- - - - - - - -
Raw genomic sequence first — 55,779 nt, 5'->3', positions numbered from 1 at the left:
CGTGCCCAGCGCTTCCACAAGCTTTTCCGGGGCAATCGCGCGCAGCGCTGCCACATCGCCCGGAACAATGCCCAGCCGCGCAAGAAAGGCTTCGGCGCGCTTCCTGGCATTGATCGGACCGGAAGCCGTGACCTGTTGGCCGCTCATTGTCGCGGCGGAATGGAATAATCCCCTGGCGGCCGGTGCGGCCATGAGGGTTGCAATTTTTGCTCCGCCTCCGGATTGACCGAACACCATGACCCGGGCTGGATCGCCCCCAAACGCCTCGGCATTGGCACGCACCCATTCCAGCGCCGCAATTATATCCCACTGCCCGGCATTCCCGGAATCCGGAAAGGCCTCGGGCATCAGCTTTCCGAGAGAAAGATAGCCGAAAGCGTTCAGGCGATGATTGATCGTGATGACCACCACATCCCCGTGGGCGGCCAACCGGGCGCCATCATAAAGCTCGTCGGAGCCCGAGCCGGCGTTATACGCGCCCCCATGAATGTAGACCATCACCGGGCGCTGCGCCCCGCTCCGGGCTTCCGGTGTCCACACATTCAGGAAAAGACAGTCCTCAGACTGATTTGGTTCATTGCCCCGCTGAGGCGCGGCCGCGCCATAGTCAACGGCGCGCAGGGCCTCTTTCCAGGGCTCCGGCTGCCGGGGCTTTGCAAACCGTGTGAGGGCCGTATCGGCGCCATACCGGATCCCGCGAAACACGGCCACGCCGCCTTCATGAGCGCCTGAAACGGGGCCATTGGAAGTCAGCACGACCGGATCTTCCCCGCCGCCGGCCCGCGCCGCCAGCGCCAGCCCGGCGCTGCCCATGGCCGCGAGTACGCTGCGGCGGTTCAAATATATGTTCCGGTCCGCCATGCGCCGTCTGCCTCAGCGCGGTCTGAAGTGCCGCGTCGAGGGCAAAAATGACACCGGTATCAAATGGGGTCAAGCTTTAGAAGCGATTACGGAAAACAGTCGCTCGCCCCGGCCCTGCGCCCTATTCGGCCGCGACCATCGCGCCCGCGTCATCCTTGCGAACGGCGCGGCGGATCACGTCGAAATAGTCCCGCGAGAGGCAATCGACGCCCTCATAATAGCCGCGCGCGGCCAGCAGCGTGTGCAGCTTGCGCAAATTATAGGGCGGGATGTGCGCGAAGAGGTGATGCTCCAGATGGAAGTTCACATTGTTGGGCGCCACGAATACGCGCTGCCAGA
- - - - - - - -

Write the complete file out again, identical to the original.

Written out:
Raw genomic sequence first — 55,779 nt, 5'->3', positions numbered from 1 at the left:
CGTGCCCAGCGCTTCCACAAGCTTTTCCGGGGCAATCGCGCGCAGCGCTGCCACATCGCCCGGAACAATGCCCAGCCGCGCAAGAAAGGCTTCGGCGCGCTTCCTGGCATTGATCGGACCGGAAGCCGTGACCTGTTGGCCGCTCATTGTCGCGGCGGAATGGAATAATCCCCTGGCGGCCGGTGCGGCCATGAGGGTTGCAATTTTTGCTCCGCCTCCGGATTGACCGAACACCATGACCCGGGCTGGATCGCCCCCAAACGCCTCGGCATTGGCACGCACCCATTCCAGCGCCGCAATTATATCCCACTGCCCGGCATTCCCGGAATCCGGAAAGGCCTCGGGCATCAGCTTTCCGAGAGAAAGATAGCCGAAAGCGTTCAGGCGATGATTGATCGTGATGACCACCACATCCCCGTGGGCGGCCAACCGGGCGCCATCATAAAGCTCGTCGGAGCCCGAGCCGGCGTTATACGCGCCCCCATGAATGTAGACCATCACCGGGCGCTGCGCCCCGCTCCGGGCTTCCGGTGTCCACACATTCAGGAAAAGACAGTCCTCAGACTGATTTGGTTCATTGCCCCGCTGAGGCGCGGCCGCGCCATAGTCAACGGCGCGCAGGGCCTCTTTCCAGGGCTCCGGCTGCCGGGGCTTTGCAAACCGTGTGAGGGCCGTATCGGCGCCATACCGGATCCCGCGAAACACGGCCACGCCGCCTTCATGAGCGCCTGAAACGGGGCCATTGGAAGTCAGCACGACCGGATCTTCCCCGCCGCCGGCCCGCGCCGCCAGCGCCAGCCCGGCGCTGCCCATGGCCGCGAGTACGCTGCGGCGGTTCAAATATATGTTCCGGTCCGCCATGCGCCGTCTGCCTCAGCGCGGTCTGAAGTGCCGCGTCGAGGGCAAAAATGACACCGGTATCAAATGGGGTCAAGCTTTAGAAGCGATTACGGAAAACAGTCGCTCGCCCCGGCCCTGCGCCCTATTCGGCCGCGACCATCGCGCCCGCGTCATCCTTGCGAACGGCGCGGCGGATCACGTCGAAATAGTCCCGCGAGAGGCAATCGACGCCCTCATAATAGCCGCGCGCGGCCAGCAGCGTGTGCAGCTTGCGCAAATTATAGGGCGGGATGTGCGCGAAGAGGTGATGCTCCAGATGGAAGTTCACATTGTTGGGCGCCACGAATACGCGCTGCCAGA